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August 16, 2021: COMPASSIONATE RELEASE and BOP COVID-19 BLOG




Quick Facts: Currently positive-testing inmates: 400 (up from 383) Currently positive-testing staff: 289 (down from 296) Recovered inmates: 42,848 (down from 42,882) Recovered staff: 7,113 (up from 7,083)


Institutions with the largest number of currently positive-testing inmates:

McCreary USP: 59 (unchanged)

Coleman II USP: 55 (unchanged)

Sheridan FCI: 30 (unchanged)

Institutions with the largest number of currently positive-testing staff:

Pollock USP: 26 (unchanged)

Oakdale I FCI: 15 (unchanged)

McCreary USP: 13 (down from 14)

System-wide testing results: Presently, BOP has 130,836 federal inmates in BOP-managed institutions and 14,398 in community-based facilities. Today's stats: Completed tests: 119,606 (up from 119,470) Positive tests: 42,724 (down from 42,739)

Total Vaccine doses distributed: 210,773

Case Note: Court mitigates harsh initial sentence, rejecting Government argument that defendant got the benefit of his plea as he avoided 100-year sentence that would have befallen him after trial through Government's charging of multiple 924(c) offenses...


In U.S. v. LARRY D. MERRIWEATHER, 2021 WL 3488407 (D. Kan. Aug. 9, 2021) (Robinson, CJ), the court, having reluctantly sentencing the then 21 year old to 37 years, takes advantage of opportunity to mitigate sentence and, in doing so, rejects the government’s trial penalty explanation, explaining, "On November 24, 2003, the Court sentenced Merriweather to a controlling term of 37 years and 10 months in prison, followed by five years of supervised release. This term of imprisonment included three concurrent sentences of 70 months on the bank robbery counts and mandatory consecutive sentences of 7 and 25 years on the § 924(c) counts. After announcing the final sentence, the Court addressed Merriweather directly and, among other things, stated: “[Y]ou're going to be spending a good portion of your life in prison. And it's not an easy thing to stand here and look at you. You're a 22-year-old man, and I've just given you a 37-year sentence. That saddens me immensely.” Merriweather is now 40 years old, and his projected release date is August 18, 2035. Defendant represents that as of April 26, 2021, with good time credit, “he ha[d] served the equivalent of a 20-year prison sentence. … Merriweather contends that Maumau is highly instructive, as the unique circumstances that warranted a sentence reduction there are also present here. Indeed, Merriweather was even younger than the defendant in Maumau was at the time of his sentencing and arrest. Merriweather was 22 years old when he was sentenced, and only 21 when he was arrested. And at the time, Merriweather faced a total mandatory minimum sentence of 32 years’ imprisonment on the two § 924(c) counts alone. Today, with sentence-stacking eliminated, he would be sentenced under § 924(c) to 17 years, not 32 years––a 15-year difference. … The government, however, asserts that Merriweather's “argument that he would face a shorter sentence today is inaccurate.”28 The government notes that, in exchange for Merriweather pleading guilty to five of the six counts charged in the original Indictment, the government moved to dismiss the Superseding Indictment, which contained seven additional charges. … 4 In other words, the government asks the Court to assume that, if the First Step Act's anti-stacking provision had been in effect at the time, then the government would have proceeded to trial against Merriweather on all thirteen counts charged in the Superseding Indictment, and a jury would have returned a guilty verdict. These assumptions are speculative. The Court declines the government's invitation to indulge “a series of hypotheticals about what might have happened had aspects of the case been fundamentally altered. … The Court will not “employ a prosecutor-friendly ‘way-back machine’ ” to conjure up how Merriweather's charges, conviction, and sentence might have looked had Congress already eliminated sentence-stacking under § 924(c). It is also worth pointing out that the Superseding Indictment was effectively a threatened “trial penalty,” used by the government to obtain a guilty plea. As one court has explained, “those who exercise their constitutional right to a trial before a jury of their peers suffer a more severe penalty than those who cop a plea.” This difference between “the sentencing outcome if a defendant accepts the government's offer of a plea bargain and the outcome if he insists on his right to trial by jury is sometimes referred to as the ‘trial penalty.’ " In the end, Merriweather did not risk the 100-year trial penalty he faced if he exercised his right to trial by jury; he pleaded guilty to five counts charged in the original Indictment, and the government moved to dismiss the Superseding Indictment. While there was nothing legally improper with the government's decision to charge Merriweather with four additional § 924(c) counts shortly before trial, the Court will not now use the threatened trial penalty as a basis to deny relief.”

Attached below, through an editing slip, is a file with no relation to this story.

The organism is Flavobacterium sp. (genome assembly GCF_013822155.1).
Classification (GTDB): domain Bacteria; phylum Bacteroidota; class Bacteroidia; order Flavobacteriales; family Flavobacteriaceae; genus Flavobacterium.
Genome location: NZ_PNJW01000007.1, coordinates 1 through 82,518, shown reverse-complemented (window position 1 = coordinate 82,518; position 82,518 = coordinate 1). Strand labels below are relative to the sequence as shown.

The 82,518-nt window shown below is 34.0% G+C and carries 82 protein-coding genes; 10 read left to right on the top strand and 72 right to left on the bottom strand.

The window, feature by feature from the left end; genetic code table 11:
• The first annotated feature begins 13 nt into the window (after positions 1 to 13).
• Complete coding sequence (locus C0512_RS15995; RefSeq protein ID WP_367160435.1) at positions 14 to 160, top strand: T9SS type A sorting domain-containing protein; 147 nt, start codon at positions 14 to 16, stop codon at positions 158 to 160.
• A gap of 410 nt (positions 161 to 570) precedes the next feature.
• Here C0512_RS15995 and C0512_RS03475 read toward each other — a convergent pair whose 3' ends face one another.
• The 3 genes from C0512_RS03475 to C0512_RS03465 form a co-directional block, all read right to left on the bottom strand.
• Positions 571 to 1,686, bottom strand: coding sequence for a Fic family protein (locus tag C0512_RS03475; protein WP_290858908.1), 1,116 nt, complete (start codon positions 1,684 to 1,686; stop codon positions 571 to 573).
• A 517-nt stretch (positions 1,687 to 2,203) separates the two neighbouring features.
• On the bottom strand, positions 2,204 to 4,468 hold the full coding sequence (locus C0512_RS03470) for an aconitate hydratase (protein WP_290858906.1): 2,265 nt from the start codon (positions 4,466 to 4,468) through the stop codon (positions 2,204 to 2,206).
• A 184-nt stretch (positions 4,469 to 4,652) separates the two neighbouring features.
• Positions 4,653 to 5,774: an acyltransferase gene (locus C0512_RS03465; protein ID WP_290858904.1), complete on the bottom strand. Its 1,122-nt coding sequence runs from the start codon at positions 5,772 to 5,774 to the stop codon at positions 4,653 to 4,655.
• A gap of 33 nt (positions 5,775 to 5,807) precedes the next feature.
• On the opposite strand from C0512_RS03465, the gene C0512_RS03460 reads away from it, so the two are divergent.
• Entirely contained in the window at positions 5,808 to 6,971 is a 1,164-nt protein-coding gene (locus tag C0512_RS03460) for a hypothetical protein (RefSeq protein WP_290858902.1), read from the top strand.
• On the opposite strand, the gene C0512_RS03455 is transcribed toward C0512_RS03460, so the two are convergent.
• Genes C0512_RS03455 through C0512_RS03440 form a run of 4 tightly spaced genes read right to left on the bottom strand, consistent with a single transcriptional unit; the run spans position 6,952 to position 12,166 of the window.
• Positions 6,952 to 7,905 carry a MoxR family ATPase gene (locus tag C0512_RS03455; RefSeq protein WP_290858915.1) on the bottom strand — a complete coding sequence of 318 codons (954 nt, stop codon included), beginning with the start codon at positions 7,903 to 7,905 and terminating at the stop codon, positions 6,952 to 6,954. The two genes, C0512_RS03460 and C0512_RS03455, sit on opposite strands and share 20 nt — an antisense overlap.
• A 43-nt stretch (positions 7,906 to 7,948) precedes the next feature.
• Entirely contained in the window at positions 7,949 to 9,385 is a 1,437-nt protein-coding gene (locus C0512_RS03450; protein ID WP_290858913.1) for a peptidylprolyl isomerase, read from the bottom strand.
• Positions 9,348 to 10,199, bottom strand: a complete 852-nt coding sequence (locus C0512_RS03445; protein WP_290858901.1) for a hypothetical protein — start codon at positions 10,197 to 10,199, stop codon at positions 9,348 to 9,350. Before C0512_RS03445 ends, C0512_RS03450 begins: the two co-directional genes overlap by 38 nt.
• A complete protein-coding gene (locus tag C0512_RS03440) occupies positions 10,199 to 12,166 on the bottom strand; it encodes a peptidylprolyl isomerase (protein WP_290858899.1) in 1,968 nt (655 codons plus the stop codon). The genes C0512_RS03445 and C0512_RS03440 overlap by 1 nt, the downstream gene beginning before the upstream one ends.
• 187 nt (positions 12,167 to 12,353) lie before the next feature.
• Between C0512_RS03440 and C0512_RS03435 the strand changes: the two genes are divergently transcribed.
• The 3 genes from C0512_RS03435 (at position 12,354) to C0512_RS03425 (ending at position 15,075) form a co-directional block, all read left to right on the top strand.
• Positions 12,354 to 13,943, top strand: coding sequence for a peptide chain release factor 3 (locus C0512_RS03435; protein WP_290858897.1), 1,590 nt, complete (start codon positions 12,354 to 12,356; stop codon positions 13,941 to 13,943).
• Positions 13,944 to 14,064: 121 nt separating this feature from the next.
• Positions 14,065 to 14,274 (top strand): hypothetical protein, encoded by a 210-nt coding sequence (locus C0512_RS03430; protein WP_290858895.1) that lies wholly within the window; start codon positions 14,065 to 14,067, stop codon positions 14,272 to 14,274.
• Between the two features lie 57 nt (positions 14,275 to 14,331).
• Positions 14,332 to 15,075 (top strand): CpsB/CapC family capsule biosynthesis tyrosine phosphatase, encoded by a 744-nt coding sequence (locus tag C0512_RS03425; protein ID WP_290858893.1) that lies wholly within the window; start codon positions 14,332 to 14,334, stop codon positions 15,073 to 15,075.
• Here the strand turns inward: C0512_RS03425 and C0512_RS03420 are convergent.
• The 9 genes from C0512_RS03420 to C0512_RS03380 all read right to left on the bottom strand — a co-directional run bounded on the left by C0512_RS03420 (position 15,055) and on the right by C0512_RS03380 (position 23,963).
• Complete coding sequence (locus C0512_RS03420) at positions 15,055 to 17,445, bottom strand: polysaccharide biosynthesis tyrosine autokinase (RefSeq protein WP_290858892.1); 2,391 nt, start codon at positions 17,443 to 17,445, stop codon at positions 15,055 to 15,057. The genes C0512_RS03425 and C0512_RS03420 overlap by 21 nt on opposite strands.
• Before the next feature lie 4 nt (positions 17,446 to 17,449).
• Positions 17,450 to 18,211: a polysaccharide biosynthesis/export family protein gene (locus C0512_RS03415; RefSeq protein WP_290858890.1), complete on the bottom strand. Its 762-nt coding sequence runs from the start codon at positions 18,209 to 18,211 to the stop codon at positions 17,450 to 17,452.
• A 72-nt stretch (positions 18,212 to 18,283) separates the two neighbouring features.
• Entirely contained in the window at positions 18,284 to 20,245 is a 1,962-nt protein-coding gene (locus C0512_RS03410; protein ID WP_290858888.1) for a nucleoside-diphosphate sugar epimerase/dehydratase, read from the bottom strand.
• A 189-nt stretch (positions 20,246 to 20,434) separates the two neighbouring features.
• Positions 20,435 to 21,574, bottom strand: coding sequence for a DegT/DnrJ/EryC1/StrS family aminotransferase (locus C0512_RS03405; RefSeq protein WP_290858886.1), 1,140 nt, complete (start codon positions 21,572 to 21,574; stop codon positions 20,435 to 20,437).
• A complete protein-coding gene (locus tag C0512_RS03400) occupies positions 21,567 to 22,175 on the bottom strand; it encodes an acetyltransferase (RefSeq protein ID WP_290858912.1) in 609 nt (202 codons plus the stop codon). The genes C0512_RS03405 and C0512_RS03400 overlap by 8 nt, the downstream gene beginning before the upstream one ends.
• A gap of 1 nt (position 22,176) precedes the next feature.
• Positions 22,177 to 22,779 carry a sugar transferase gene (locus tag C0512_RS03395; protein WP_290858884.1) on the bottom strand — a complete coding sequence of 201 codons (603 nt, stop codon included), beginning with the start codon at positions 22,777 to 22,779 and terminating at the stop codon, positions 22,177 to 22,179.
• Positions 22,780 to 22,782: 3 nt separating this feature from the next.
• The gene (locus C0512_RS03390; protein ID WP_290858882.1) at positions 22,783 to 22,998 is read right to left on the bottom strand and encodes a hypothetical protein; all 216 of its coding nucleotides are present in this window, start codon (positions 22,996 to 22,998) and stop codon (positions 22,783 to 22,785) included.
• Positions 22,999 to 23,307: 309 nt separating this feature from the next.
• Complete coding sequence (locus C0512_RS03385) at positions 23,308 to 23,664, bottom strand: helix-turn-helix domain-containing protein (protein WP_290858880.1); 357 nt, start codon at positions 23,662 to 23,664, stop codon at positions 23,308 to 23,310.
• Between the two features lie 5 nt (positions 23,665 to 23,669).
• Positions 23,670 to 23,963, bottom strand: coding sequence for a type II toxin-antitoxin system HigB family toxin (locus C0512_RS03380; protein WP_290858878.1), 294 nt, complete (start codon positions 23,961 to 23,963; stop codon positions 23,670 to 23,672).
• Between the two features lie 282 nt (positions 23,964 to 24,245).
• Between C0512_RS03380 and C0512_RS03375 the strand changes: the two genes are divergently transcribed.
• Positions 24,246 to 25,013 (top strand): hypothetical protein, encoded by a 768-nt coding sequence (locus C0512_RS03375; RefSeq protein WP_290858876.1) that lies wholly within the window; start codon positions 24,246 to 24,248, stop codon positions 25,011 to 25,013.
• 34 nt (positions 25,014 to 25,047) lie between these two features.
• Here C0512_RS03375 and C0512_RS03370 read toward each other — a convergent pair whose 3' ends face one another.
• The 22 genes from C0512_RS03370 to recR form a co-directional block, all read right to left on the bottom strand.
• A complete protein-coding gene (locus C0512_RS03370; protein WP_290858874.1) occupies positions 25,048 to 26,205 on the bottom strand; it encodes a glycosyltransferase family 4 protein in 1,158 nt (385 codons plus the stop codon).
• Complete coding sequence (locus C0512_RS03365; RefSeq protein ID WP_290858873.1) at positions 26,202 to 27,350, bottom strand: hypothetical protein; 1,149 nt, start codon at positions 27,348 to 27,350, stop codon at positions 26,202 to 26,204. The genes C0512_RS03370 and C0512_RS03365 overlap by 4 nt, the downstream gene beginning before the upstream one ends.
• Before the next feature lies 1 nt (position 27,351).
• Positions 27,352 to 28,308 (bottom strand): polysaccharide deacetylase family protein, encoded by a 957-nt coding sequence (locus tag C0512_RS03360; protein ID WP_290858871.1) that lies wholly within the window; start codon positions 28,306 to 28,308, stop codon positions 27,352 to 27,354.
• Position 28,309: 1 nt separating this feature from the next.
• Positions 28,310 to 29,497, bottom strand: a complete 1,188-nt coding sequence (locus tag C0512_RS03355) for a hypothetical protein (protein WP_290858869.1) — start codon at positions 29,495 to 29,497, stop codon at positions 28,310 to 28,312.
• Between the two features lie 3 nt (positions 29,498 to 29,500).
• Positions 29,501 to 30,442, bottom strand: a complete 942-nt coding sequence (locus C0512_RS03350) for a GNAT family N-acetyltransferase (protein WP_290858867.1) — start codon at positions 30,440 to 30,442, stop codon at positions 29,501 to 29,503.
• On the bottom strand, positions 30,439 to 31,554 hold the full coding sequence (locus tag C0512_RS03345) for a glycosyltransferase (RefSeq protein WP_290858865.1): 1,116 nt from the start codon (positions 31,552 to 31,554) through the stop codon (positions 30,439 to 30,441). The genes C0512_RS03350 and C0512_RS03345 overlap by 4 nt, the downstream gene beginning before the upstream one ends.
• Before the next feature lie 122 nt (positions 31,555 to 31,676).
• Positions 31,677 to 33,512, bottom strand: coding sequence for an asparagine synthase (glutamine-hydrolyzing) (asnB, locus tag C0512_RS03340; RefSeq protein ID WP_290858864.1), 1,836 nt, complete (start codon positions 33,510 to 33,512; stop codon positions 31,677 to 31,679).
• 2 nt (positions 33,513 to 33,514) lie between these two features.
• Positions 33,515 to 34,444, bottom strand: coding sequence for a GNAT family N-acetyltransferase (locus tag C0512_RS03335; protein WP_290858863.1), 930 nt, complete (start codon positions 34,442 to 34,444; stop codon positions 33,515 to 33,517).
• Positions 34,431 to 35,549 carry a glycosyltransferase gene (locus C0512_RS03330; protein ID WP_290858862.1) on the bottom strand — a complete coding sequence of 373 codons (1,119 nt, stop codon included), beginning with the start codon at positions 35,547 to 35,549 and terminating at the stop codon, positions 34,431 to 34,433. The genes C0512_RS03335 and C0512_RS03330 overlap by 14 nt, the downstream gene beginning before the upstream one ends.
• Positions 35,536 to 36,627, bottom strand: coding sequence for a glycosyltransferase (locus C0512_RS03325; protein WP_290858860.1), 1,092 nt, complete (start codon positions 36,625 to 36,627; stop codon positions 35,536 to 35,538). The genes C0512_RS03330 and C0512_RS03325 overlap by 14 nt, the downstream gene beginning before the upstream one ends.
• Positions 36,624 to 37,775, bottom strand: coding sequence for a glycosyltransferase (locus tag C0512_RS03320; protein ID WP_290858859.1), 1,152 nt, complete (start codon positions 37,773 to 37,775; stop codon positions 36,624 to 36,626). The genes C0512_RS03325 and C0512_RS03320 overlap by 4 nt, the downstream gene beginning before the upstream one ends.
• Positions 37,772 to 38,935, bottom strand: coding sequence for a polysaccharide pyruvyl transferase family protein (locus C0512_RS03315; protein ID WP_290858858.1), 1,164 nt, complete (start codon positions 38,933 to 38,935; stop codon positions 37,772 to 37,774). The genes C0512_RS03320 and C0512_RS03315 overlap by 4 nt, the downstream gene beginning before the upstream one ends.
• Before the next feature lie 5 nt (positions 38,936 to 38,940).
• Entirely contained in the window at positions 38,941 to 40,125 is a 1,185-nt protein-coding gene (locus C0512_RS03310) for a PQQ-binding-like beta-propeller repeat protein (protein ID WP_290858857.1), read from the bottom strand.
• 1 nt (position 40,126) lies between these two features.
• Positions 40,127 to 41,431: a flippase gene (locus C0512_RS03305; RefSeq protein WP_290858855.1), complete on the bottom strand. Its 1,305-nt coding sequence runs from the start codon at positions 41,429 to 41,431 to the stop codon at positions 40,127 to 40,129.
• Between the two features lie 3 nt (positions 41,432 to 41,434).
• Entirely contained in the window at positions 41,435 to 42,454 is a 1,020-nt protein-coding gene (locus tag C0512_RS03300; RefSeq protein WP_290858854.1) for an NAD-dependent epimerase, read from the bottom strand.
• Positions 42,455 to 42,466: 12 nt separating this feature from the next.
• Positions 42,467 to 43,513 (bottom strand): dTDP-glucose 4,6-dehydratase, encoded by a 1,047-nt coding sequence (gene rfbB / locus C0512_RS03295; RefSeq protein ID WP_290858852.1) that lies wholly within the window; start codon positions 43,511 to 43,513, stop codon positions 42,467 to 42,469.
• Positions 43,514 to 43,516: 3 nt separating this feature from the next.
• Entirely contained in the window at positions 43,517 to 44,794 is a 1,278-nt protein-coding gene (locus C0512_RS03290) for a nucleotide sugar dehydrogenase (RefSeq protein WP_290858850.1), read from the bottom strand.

Death Watch: The BOP has identified no new COVID-19 fatalities. Inmate fatalities remain at 242. Five of these inmates died while on home confinement. Staff fatalities remain at 4.



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